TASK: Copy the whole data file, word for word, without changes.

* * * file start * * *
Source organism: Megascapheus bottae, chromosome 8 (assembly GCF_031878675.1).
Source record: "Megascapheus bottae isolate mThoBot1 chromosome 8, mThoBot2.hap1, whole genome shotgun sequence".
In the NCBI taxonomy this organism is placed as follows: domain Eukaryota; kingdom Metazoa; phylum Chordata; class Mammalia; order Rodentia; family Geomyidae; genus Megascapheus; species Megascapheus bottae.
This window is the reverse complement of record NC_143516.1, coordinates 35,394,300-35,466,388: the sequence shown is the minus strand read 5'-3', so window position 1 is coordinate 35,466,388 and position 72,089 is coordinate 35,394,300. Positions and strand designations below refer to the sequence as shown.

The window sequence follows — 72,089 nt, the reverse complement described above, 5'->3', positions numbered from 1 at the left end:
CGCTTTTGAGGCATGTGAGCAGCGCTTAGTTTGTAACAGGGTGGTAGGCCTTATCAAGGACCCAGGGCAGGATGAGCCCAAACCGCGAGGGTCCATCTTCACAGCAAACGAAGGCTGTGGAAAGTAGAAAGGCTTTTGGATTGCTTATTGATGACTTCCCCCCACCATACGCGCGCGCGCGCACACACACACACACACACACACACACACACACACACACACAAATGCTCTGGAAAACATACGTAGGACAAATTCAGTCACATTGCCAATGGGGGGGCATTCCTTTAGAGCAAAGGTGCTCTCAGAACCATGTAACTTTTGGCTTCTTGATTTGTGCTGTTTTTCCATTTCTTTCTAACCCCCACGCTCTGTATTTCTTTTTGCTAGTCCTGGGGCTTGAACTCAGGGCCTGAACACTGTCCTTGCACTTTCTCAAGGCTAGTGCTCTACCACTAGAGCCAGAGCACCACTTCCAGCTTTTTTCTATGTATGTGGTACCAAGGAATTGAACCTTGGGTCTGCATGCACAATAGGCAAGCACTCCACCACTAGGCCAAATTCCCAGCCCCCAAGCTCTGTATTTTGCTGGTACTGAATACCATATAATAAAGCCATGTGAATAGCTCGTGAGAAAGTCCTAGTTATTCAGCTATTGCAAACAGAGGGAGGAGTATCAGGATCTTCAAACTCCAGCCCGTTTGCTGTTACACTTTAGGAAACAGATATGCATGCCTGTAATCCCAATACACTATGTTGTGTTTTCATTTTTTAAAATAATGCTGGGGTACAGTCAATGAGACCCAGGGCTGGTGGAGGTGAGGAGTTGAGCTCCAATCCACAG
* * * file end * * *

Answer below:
Source organism: Megascapheus bottae, chromosome 8 (assembly GCF_031878675.1).
Source record: "Megascapheus bottae isolate mThoBot1 chromosome 8, mThoBot2.hap1, whole genome shotgun sequence".
In the NCBI taxonomy this organism is placed as follows: domain Eukaryota; kingdom Metazoa; phylum Chordata; class Mammalia; order Rodentia; family Geomyidae; genus Megascapheus; species Megascapheus bottae.
This window is the reverse complement of record NC_143516.1, coordinates 35,394,300-35,466,388: the sequence shown is the minus strand read 5'-3', so window position 1 is coordinate 35,466,388 and position 72,089 is coordinate 35,394,300. Positions and strand designations below refer to the sequence as shown.

The window sequence follows — 72,089 nt, the reverse complement described above, 5'->3', positions numbered from 1 at the left end:
CGCTTTTGAGGCATGTGAGCAGCGCTTAGTTTGTAACAGGGTGGTAGGCCTTATCAAGGACCCAGGGCAGGATGAGCCCAAACCGCGAGGGTCCATCTTCACAGCAAACGAAGGCTGTGGAAAGTAGAAAGGCTTTTGGATTGCTTATTGATGACTTCCCCCCACCATACGCGCGCGCGCGCACACACACACACACACACACACACACACACACACACACACAAATGCTCTGGAAAACATACGTAGGACAAATTCAGTCACATTGCCAATGGGGGGGCATTCCTTTAGAGCAAAGGTGCTCTCAGAACCATGTAACTTTTGGCTTCTTGATTTGTGCTGTTTTTCCATTTCTTTCTAACCCCCACGCTCTGTATTTCTTTTTGCTAGTCCTGGGGCTTGAACTCAGGGCCTGAACACTGTCCTTGCACTTTCTCAAGGCTAGTGCTCTACCACTAGAGCCAGAGCACCACTTCCAGCTTTTTTCTATGTATGTGGTACCAAGGAATTGAACCTTGGGTCTGCATGCACAATAGGCAAGCACTCCACCACTAGGCCAAATTCCCAGCCCCCAAGCTCTGTATTTTGCTGGTACTGAATACCATATAATAAAGCCATGTGAATAGCTCGTGAGAAAGTCCTAGTTATTCAGCTATTGCAAACAGAGGGAGGAGTATCAGGATCTTCAAACTCCAGCCCGTTTGCTGTTACACTTTAGGAAACAGATATGCATGCCTGTAATCCCAATACACTATGTTGTGTTTTCATTTTTTAAAATAATGCTGGGGTACAGTCAATGAGACCCAGGGCTGGTGGAGGTGAGGAGTTGAGCTCCAATCCACAG